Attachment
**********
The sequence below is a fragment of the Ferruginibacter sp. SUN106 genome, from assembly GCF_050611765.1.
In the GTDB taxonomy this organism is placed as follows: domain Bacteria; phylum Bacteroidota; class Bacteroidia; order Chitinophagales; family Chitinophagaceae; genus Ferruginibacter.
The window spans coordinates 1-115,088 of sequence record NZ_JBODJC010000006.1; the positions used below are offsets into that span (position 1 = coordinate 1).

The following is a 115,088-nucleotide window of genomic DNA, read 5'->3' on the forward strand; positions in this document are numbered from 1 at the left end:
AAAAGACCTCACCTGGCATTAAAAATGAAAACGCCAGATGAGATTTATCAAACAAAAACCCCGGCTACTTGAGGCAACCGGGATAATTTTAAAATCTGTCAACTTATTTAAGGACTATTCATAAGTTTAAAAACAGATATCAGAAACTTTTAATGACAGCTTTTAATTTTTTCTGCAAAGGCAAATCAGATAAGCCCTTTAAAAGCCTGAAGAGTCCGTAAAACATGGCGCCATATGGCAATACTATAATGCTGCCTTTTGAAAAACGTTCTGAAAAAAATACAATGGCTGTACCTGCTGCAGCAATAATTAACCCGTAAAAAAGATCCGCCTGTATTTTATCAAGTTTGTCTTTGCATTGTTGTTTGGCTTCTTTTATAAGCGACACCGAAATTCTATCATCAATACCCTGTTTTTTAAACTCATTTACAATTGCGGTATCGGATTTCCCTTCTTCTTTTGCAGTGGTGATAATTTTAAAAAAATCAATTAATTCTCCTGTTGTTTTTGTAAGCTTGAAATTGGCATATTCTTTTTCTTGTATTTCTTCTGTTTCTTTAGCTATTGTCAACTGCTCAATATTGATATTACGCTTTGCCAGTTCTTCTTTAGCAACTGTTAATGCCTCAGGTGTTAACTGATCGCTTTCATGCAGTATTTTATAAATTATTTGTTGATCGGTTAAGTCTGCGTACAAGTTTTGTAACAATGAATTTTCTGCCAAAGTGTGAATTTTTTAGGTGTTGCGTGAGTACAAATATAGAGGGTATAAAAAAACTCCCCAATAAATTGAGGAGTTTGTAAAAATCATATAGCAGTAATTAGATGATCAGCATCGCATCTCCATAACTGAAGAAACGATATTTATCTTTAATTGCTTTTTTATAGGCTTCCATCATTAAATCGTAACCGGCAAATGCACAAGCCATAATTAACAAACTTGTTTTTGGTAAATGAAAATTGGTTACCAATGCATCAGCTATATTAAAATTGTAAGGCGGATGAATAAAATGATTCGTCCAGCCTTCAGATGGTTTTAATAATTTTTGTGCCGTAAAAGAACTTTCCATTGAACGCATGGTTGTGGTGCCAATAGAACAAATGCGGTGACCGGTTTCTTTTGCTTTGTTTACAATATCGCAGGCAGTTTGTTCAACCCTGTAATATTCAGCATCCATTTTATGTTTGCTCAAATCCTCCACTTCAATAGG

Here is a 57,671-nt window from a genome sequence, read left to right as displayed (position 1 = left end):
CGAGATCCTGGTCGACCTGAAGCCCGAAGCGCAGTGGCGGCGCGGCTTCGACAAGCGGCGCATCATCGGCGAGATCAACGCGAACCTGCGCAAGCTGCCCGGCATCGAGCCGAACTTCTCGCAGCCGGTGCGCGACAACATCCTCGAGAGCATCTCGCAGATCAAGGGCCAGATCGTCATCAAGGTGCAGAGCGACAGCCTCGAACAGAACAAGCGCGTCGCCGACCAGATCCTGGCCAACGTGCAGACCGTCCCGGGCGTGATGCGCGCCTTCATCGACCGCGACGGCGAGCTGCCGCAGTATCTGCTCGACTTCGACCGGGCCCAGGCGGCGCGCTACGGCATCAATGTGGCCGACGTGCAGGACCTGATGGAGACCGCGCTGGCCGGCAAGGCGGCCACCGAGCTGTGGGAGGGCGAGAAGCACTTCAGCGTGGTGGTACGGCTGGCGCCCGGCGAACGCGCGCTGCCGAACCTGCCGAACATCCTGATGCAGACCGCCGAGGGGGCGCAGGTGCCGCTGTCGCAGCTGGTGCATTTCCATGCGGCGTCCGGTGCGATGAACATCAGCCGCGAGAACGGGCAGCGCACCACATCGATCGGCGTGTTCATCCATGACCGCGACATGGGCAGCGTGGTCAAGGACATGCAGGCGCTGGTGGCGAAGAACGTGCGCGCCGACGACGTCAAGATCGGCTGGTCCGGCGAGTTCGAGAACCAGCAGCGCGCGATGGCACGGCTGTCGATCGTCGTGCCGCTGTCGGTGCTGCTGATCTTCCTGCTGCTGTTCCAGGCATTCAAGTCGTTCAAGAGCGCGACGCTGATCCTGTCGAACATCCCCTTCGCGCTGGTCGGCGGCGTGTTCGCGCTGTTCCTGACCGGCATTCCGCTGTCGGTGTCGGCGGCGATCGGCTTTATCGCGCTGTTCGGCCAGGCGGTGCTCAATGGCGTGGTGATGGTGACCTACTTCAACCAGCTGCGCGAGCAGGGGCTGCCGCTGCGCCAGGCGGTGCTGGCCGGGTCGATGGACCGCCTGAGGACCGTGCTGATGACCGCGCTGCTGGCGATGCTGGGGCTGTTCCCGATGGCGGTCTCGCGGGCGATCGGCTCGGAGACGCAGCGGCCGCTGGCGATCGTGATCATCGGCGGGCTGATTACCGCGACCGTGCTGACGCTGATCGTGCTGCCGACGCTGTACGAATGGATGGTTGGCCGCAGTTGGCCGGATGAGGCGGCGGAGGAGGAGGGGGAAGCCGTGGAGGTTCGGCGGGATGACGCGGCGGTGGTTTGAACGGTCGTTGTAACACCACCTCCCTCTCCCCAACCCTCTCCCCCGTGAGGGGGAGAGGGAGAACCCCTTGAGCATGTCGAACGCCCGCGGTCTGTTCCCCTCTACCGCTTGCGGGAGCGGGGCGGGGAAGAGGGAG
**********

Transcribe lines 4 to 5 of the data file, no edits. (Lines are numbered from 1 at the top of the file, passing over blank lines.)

The following is a 115,088-nucleotide window of genomic DNA, read 5'->3' on the forward strand; positions in this document are numbered from 1 at the left end:
AAAAGACCTCACCTGGCATTAAAAATGAAAACGCCAGATGAGATTTATCAAACAAAAACCCCGGCTACTTGAGGCAACCGGGATAATTTTAAAATCTGTCAACTTATTTAAGGACTATTCATAAGTTTAAAAACAGATATCAGAAACTTTTAATGACAGCTTTTAATTTTTTCTGCAAAGGCAAATCAGATAAGCCCTTTAAAAGCCTGAAGAGTCCGTAAAACATGGCGCCATATGGCAATACTATAATGCTGCCTTTTGAAAAACGTTCTGAAAAAAATACAATGGCTGTACCTGCTGCAGCAATAATTAACCCGTAAAAAAGATCCGCCTGTATTTTATCAAGTTTGTCTTTGCATTGTTGTTTGGCTTCTTTTATAAGCGACACCGAAATTCTATCATCAATACCCTGTTTTTTAAACTCATTTACAATTGCGGTATCGGATTTCCCTTCTTCTTTTGCAGTGGTGATAATTTTAAAAAAATCAATTAATTCTCCTGTTGTTTTTGTAAGCTTGAAATTGGCATATTCTTTTTCTTGTATTTCTTCTGTTTCTTTAGCTATTGTCAACTGCTCAATATTGATATTACGCTTTGCCAGTTCTTCTTTAGCAACTGTTAATGCCTCAGGTGTTAACTGATCGCTTTCATGCAGTATTTTATAAATTATTTGTTGATCGGTTAAGTCTGCGTACAAGTTTTGTAACAATGAATTTTCTGCCAAAGTGTGAATTTTTTAGGTGTTGCGTGAGTACAAATATAGAGGGTATAAAAAAACTCCCCAATAAATTGAGGAGTTTGTAAAAATCATATAGCAGTAATTAGATGATCAGCATCGCATCTCCATAACTGAAGAAACGATATTTATCTTTAATTGCTTTTTTATAGGCTTCCATCATTAAATCGTAACCGGCAAATGCACAAGCCATAATTAACAAACTTGTTTTTGGTAAATGAAAATTGGTTACCAATGCATCAGCTATATTAAAATTGTAAGGCGGATGAATAAAATGATTCGTCCAGCCTTCAGATGGTTTTAATAATTTTTGTGCCGTAAAAGAACTTTCCATTGAACGCATGGTTGTGGTGCCAATAGAACAAATGCGGTGACCGGTTTCTTTTGCTTTGTTTACAATATCGCAGGCAGTTTGTTCAACCCTGTAATATTCAGCATCCATTTTATGTTTGCTCAAATCCTCCACTTCAATAGG